Boxes v0.14

In the previous lesson we mentioned code smells, the existence of hardcoded "magic numbers" and global variables in our code, and we cleaned it up. There is one other code smell that makes our code pretty funky.

The layout function is long. It's 101 lines long. That is nuts. Functions over 50 lines are usually too complicated. It's also one of the undesirable side effects of the process by which we wrote it. When you write your code organically from the core of an idea, it tends to produce long functions, because it's easier to just tweak things in place instead of breaking things into separate functions.

So, in the future you may decide to do that along the way, or just do what we will now do and fix it afterwards.

This functions does all the following things:

  • Breaks our list of boxes into rows
  • Insert hyphens if needed
  • Justifies lines if needed
  • Breaks the rows into pages
  • Deletes leftover pages

That is a lot of responsibility for a single function. So, we need to break it up. The most complicated part of doing this, and the part you will get better at overtime, is figuring out where the "natural" places to break are.

The easy one is justifying rows. It's here:

110            # We adjust the row
111            # Remove all right-margin spaces
112            while row[-1].letter == " ":
113                row.pop()
114            slack = (pages[page].x + pages[page].w) - (
115                row[-1].x + row[-1].w
116            )
117            # Get a list of all the ones that are stretchy
118            stretchies = [b for b in row if b.stretchy]
119            if not stretchies:  # Nothing stretches do as before.
120                bump = slack / len(row)
121                # The 1st box gets 0 bumps, the 2nd gets 1 and so on
122                for i, b in enumerate(row):
123                    b.x += bump * i
124            else:
125                bump = slack / len(stretchies)
126                # Each stretchy gets wider
127                for b in stretchies:
128                    b.w += bump
129                # And we put each thing next to the previous one
130                for j, b in enumerate(row[1:], 1):
131                    b.x = row[j - 1].x + row[j - 1].w + separation

The only inputs to that code are row, pages[page] and separation so extracting it and making it a function is easy:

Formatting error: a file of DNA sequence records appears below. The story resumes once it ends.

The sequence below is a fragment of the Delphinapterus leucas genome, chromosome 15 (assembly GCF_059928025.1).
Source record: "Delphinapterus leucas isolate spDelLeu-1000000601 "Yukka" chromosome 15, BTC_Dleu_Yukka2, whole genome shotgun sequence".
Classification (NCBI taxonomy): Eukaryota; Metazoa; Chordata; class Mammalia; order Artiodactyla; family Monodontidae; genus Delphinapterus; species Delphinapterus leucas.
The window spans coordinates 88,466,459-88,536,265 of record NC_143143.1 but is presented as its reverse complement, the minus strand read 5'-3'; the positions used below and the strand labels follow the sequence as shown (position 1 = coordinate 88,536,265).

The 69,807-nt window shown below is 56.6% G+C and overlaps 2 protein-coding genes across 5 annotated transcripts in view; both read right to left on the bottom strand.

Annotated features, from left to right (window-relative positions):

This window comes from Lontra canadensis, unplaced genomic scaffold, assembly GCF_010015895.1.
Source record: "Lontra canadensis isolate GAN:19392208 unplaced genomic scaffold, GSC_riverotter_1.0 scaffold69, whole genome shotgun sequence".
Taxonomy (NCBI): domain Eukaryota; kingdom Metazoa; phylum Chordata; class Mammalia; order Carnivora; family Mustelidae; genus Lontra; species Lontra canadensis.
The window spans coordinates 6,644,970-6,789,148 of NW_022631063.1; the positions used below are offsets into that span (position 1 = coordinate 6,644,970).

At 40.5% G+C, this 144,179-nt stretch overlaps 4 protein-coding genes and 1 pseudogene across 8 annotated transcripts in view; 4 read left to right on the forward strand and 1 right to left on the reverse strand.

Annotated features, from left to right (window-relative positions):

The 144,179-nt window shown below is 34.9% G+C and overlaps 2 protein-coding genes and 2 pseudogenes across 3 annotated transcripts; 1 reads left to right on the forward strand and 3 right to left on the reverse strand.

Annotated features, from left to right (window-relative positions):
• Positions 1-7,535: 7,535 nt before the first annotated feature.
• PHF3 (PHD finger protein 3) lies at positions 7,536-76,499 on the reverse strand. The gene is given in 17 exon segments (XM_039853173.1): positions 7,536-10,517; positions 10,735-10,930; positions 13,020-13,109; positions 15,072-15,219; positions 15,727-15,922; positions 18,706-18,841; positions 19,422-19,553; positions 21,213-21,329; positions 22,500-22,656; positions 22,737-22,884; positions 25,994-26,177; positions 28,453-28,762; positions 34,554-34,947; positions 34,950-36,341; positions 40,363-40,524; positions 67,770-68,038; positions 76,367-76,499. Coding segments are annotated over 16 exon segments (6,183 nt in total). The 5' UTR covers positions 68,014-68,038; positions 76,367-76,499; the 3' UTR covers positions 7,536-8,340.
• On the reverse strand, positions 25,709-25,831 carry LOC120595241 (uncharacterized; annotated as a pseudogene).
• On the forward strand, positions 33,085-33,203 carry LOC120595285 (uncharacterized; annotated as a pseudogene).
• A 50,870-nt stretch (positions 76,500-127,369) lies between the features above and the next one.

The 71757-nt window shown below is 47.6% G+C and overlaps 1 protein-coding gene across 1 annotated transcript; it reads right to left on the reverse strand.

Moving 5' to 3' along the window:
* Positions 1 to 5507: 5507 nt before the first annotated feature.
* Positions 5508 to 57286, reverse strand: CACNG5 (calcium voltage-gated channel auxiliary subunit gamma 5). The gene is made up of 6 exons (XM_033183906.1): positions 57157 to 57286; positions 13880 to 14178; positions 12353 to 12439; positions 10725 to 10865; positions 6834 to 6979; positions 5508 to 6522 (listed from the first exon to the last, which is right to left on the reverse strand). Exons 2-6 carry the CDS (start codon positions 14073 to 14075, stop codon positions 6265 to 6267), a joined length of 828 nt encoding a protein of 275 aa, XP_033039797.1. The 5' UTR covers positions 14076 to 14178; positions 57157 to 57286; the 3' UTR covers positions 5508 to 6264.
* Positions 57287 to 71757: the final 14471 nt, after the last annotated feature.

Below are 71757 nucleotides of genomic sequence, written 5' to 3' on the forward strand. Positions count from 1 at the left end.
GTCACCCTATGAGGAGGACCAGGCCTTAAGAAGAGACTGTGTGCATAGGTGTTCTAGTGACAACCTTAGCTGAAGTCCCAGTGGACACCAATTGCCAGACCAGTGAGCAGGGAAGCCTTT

59def justify_row(row, page, separation):
60    """Given a row and a page, adjust position of elements in the row
61    so it fits the page width.
63    It modifies the contents of the row in place, so returns nothing.
64    """
66    # Remove all right-margin spaces
67    while row[-1].letter == " ":
68        row.pop()
69    slack = (page.x + page.w) - (row[-1].x + row[-1].w)
70    # Get a list of all the ones that are stretchy
71    stretchies = [b for b in row if b.stretchy]
72    if not stretchies:  # Nothing stretches do as before.
73        bump = slack / len(row)
74        # The 1st box gets 0 bumps, the 2nd gets 1 and so on
75        for i, b in enumerate(row):
76            b.x += bump * i
77    else:
78        bump = slack / len(stretchies)
79        # Each stretchy gets wider
80        for b in stretchies:
81            b.w += bump
82        # And we put each thing next to the previous one
83        for j, b in enumerate(row[1:], 1):
84            b.x = row[j - 1].x + row[j - 1].w + separation

We can also do a simple function to add hyphens to a row if needed:

87def add_hyphen(row, separation):
88    """If the row requires a hyphen at the end, add it, respecting separation.
90    Returns the added hyphen or None."""
91    h_b = None
92    if row[-1].letter == "\xad":
93        # Add a visible hyphen in the row
94        h_b = hyphenbox()
95        h_b.x = row[-2].x + row[-2].w + separation
96        h_b.y = row[-2].y
97        row.append(h_b)  # So it's justified
98    return h_b

And change the code in layout so it uses those functions:

144            h_b = add_hyphen(row, separation)
145            if h_b:
146                _boxes.append(h_b)  # So it's drawn
147            break_line = True
148            justify_row(row, pages[page], separation)

And does it work? The same as before.

$ python pride-and-prejudice.txt lesson3.svg


That will be enough for now. Our layout function is down to 76 lines, which is in the upper limit of acceptable (aim for fewer than 50 lines if you can).

It may seem like we are just spinning our wheels here and not doing anything useful. After all, our output is the same for several lessons! Don't worry, in the next lesson, you will see why we did this.

What we have been doing is called refactoring and is important. It could be defined as doing changes in the code that don't affect its behavior. That the output has not changed is the whole point. We are doing these changes not because they fix bugs but because they improve our code so finding and fixing those bugs is easier from now on.

Before, if we wanted to change the way we justified lines, we would do it inside layout and any silly mistake, (for example, indenting something wrong) could break everything. Now it's isolated in a nice little corner of our code.

And that little function is going to be worked on.

Further references:

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